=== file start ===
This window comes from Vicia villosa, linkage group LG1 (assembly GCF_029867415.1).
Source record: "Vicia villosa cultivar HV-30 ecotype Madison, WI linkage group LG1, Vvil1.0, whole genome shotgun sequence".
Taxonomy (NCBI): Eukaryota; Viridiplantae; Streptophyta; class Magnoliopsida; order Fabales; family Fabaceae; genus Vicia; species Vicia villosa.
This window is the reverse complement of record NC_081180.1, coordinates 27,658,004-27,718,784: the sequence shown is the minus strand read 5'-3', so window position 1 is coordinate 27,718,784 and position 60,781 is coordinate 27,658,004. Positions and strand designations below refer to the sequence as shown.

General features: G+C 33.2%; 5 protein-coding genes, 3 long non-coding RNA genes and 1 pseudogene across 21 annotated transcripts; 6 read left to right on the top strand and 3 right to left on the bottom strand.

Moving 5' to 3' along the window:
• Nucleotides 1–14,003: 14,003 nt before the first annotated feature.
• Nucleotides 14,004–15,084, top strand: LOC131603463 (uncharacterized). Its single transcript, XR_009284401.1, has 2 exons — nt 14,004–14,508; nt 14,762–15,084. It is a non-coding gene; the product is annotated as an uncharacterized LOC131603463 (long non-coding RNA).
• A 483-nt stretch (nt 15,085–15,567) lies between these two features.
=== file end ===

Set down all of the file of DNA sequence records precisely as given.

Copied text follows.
This window comes from Vicia villosa, linkage group LG1 (assembly GCF_029867415.1).
Source record: "Vicia villosa cultivar HV-30 ecotype Madison, WI linkage group LG1, Vvil1.0, whole genome shotgun sequence".
Taxonomy (NCBI): Eukaryota; Viridiplantae; Streptophyta; class Magnoliopsida; order Fabales; family Fabaceae; genus Vicia; species Vicia villosa.
This window is the reverse complement of record NC_081180.1, coordinates 27,658,004-27,718,784: the sequence shown is the minus strand read 5'-3', so window position 1 is coordinate 27,718,784 and position 60,781 is coordinate 27,658,004. Positions and strand designations below refer to the sequence as shown.

General features: G+C 33.2%; 5 protein-coding genes, 3 long non-coding RNA genes and 1 pseudogene across 21 annotated transcripts; 6 read left to right on the top strand and 3 right to left on the bottom strand.

Moving 5' to 3' along the window:
• Nucleotides 1–14,003: 14,003 nt before the first annotated feature.
• Nucleotides 14,004–15,084, top strand: LOC131603463 (uncharacterized). Its single transcript, XR_009284401.1, has 2 exons — nt 14,004–14,508; nt 14,762–15,084. It is a non-coding gene; the product is annotated as an uncharacterized LOC131603463 (long non-coding RNA).
• A 483-nt stretch (nt 15,085–15,567) lies between these two features.